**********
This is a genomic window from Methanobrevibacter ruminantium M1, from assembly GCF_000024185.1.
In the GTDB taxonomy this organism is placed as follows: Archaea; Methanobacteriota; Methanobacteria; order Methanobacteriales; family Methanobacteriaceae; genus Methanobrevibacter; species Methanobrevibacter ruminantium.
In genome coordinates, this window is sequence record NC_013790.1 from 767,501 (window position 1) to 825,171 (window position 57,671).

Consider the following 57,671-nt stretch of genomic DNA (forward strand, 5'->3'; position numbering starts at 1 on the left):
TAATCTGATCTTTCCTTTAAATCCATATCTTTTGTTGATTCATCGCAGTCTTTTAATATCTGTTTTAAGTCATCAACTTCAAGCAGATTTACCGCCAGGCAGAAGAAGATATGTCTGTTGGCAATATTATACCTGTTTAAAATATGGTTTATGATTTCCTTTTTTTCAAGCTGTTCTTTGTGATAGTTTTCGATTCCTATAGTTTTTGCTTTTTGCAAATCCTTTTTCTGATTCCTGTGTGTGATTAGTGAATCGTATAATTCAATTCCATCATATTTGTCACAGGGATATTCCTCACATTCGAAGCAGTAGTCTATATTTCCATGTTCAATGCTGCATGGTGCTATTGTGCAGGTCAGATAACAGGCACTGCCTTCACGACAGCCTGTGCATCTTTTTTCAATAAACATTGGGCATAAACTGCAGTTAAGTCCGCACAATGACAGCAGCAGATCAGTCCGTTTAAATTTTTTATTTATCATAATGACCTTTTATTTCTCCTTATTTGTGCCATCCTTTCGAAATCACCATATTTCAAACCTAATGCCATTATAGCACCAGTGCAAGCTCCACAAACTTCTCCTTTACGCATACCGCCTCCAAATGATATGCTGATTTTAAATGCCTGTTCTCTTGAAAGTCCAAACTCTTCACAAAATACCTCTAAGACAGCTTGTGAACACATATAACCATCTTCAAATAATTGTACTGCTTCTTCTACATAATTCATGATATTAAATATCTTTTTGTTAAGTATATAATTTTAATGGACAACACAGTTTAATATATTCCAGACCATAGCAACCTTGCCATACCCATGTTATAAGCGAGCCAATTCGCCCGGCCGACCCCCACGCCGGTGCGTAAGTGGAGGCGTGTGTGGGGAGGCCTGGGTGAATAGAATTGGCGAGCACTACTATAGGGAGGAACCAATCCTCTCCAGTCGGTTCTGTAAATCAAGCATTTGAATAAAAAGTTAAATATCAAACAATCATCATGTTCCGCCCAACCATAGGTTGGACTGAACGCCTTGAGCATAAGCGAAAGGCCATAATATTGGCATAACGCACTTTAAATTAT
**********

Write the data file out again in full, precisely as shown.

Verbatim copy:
This is a genomic window from Methanobrevibacter ruminantium M1, from assembly GCF_000024185.1.
In the GTDB taxonomy this organism is placed as follows: Archaea; Methanobacteriota; Methanobacteria; order Methanobacteriales; family Methanobacteriaceae; genus Methanobrevibacter; species Methanobrevibacter ruminantium.
In genome coordinates, this window is sequence record NC_013790.1 from 767,501 (window position 1) to 825,171 (window position 57,671).

Consider the following 57,671-nt stretch of genomic DNA (forward strand, 5'->3'; position numbering starts at 1 on the left):
TAATCTGATCTTTCCTTTAAATCCATATCTTTTGTTGATTCATCGCAGTCTTTTAATATCTGTTTTAAGTCATCAACTTCAAGCAGATTTACCGCCAGGCAGAAGAAGATATGTCTGTTGGCAATATTATACCTGTTTAAAATATGGTTTATGATTTCCTTTTTTTCAAGCTGTTCTTTGTGATAGTTTTCGATTCCTATAGTTTTTGCTTTTTGCAAATCCTTTTTCTGATTCCTGTGTGTGATTAGTGAATCGTATAATTCAATTCCATCATATTTGTCACAGGGATATTCCTCACATTCGAAGCAGTAGTCTATATTTCCATGTTCAATGCTGCATGGTGCTATTGTGCAGGTCAGATAACAGGCACTGCCTTCACGACAGCCTGTGCATCTTTTTTCAATAAACATTGGGCATAAACTGCAGTTAAGTCCGCACAATGACAGCAGCAGATCAGTCCGTTTAAATTTTTTATTTATCATAATGACCTTTTATTTCTCCTTATTTGTGCCATCCTTTCGAAATCACCATATTTCAAACCTAATGCCATTATAGCACCAGTGCAAGCTCCACAAACTTCTCCTTTACGCATACCGCCTCCAAATGATATGCTGATTTTAAATGCCTGTTCTCTTGAAAGTCCAAACTCTTCACAAAATACCTCTAAGACAGCTTGTGAACACATATAACCATCTTCAAATAATTGTACTGCTTCTTCTACATAATTCATGATATTAAATATCTTTTTGTTAAGTATATAATTTTAATGGACAACACAGTTTAATATATTCCAGACCATAGCAACCTTGCCATACCCATGTTATAAGCGAGCCAATTCGCCCGGCCGACCCCCACGCCGGTGCGTAAGTGGAGGCGTGTGTGGGGAGGCCTGGGTGAATAGAATTGGCGAGCACTACTATAGGGAGGAACCAATCCTCTCCAGTCGGTTCTGTAAATCAAGCATTTGAATAAAAAGTTAAATATCAAACAATCATCATGTTCCGCCCAACCATAGGTTGGACTGAACGCCTTGAGCATAAGCGAAAGGCCATAATATTGGCATAACGCACTTTAAATTAT